Saturday, December 19, 2009


To celebrate the end of finals and the end of fall semester, I felt like a quick and easy electronics project was in order. The Drawdio delivered. It took about five minutes to assemble the easy-to-find parts, and the result promises to amuse me for hours, at the least.

I prototyped it on a breadboard and will fit it onto a pencil tomorrow. I used the Adafruit design but without buying the PCB or the kit, these are not necessary. Radioshack and a Veroboard/Stripboard will do just fine.

Again, everything you need to know about the Drawdio is explained here.

And yes, I am the kind of person who, when first introduced to the theremin, thought it was the coolest thing ever and dreamed of getting one and playing the Legend Of Zelda theme on it. Ergo, I love the Drawdio, and I will soon be trying to draw a keyboard with the right resistivity between the points so I can play music on an instrument I drew on paper. TOTALLY AWESOME

Now that I have tons of time, I think I'll be getting back to the rest of that Pacman assignment from last post.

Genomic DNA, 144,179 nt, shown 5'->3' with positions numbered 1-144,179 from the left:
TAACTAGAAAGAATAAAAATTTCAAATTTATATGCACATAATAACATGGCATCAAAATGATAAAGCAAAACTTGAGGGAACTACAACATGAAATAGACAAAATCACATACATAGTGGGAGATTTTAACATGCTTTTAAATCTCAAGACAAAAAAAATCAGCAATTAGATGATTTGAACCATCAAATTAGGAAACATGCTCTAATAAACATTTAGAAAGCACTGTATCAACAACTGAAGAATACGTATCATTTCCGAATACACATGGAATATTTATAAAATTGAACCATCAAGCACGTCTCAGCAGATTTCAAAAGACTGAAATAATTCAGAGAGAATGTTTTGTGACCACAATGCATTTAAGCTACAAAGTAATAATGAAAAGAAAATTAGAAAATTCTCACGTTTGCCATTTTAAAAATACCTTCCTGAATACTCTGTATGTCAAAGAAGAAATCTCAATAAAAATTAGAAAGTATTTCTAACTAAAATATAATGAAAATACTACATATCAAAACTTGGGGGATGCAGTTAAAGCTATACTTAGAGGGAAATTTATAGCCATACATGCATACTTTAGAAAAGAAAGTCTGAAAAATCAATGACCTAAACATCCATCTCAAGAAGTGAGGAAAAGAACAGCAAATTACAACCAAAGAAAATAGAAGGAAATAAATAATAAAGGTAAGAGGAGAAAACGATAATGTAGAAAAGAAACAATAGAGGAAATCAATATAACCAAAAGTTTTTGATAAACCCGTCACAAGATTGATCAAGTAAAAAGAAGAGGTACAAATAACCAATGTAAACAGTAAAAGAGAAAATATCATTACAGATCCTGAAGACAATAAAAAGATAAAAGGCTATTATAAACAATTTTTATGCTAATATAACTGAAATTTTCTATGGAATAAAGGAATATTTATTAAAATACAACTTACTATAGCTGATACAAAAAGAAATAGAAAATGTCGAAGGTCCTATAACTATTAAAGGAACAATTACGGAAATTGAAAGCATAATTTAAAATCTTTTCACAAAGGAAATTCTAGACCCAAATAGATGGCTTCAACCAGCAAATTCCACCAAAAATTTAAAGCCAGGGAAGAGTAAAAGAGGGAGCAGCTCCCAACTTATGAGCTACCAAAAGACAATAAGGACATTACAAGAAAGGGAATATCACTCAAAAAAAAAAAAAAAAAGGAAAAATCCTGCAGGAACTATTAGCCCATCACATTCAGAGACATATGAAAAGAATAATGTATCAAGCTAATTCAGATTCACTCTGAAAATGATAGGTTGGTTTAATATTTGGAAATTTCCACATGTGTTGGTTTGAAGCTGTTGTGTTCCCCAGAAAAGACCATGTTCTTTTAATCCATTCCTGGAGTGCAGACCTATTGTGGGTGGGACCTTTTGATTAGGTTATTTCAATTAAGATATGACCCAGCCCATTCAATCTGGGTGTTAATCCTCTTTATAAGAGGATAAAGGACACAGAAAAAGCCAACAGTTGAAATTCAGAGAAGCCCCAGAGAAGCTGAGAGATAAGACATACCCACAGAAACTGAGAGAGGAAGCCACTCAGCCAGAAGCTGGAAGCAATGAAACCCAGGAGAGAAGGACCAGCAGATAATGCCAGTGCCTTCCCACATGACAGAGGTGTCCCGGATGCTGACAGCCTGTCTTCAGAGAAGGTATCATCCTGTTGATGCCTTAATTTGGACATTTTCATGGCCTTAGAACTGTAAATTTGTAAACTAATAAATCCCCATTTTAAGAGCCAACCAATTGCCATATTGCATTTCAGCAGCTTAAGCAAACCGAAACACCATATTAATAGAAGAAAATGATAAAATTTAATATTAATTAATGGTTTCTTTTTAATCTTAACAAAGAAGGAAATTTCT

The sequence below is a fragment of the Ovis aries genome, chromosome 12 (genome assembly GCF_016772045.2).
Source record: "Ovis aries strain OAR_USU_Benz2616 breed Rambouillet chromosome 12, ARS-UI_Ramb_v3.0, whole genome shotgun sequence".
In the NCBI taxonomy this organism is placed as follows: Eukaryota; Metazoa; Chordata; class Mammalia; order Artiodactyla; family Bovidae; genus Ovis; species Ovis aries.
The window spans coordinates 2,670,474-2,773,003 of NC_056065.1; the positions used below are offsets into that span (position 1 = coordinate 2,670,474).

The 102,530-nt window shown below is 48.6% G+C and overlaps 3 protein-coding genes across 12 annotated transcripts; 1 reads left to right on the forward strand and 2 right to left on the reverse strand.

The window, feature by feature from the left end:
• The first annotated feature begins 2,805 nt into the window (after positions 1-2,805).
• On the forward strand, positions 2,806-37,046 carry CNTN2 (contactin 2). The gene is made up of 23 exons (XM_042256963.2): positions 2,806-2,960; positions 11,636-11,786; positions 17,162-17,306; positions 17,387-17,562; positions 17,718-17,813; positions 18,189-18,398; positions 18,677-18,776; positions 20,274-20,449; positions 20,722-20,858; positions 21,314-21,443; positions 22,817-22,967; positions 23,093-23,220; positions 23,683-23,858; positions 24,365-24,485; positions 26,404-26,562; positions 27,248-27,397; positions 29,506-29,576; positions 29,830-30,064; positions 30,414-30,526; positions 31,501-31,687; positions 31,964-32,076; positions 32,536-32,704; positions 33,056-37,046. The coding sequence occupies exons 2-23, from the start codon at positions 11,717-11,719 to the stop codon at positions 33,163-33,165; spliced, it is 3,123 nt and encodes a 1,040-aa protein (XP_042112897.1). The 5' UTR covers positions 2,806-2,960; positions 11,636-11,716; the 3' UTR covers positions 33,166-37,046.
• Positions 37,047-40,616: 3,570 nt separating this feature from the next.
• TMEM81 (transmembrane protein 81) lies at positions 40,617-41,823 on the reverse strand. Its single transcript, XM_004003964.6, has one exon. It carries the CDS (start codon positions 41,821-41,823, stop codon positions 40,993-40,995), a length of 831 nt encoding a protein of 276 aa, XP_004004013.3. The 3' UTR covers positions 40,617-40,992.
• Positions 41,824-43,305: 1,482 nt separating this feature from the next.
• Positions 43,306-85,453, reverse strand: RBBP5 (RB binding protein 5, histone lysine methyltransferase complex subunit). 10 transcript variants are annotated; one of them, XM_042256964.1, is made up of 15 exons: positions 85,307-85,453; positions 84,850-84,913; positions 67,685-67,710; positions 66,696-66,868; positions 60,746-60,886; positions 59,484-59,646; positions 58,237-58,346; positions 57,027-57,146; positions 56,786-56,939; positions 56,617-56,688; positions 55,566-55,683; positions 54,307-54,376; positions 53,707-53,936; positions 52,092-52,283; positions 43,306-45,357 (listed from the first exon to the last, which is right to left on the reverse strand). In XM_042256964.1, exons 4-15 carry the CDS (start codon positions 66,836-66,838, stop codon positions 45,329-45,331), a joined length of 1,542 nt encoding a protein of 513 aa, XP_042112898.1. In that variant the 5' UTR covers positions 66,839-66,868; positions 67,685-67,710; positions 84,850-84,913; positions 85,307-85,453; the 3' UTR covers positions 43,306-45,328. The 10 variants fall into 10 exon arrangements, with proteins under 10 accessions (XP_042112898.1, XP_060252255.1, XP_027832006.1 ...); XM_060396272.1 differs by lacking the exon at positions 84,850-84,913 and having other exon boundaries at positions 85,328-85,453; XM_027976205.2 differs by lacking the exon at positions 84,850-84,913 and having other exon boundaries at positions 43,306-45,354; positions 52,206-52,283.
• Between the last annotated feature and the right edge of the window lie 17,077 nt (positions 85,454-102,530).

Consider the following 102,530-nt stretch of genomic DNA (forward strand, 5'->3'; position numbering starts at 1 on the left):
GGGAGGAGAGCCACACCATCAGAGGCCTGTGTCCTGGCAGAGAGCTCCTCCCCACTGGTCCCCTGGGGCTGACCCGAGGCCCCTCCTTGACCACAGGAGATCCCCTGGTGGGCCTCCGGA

Wednesday, December 2, 2009


Been a bit busy (and lazy) recently...

Winter break is almost here and as soon as finals are over DIY gift-making will follow.

For now though I've been trying to pick up the introductory topics of AI. With some help and a borrowed copy of Artificial Intelligence: A Modern Approach I'm getting started. The project files are part of an assignment from a course whose resources I got access to.

The project is Pacman. The first problem is to help Pacman find the single food dot. The highlighted paths indicated nodes explored by the AI. The nodes that are most red are the nodes explored earliest. Once a path to the goal state is found, Pacman begins to move, and moves only along that path.

Depth First Search: Pacman searches along one path until he reaches a dead end before going down a branching path. Uses the Stack data structure (LIFO: last in, first out).

Breadth First Search: Pacman searches in layers--first he looks at nodes one step away from his starting position, then at nodes two steps away, and so on. This uses the Queue data structure (FIFO: first in, first out).

I have to take a break from this to study for finals, but there's a lot more of the assignment to complete, involving mazes where Pacman must avoid the ghosts, find all the food dots in a maze, so on...

Happy holidays! Those are coming up, aren't they...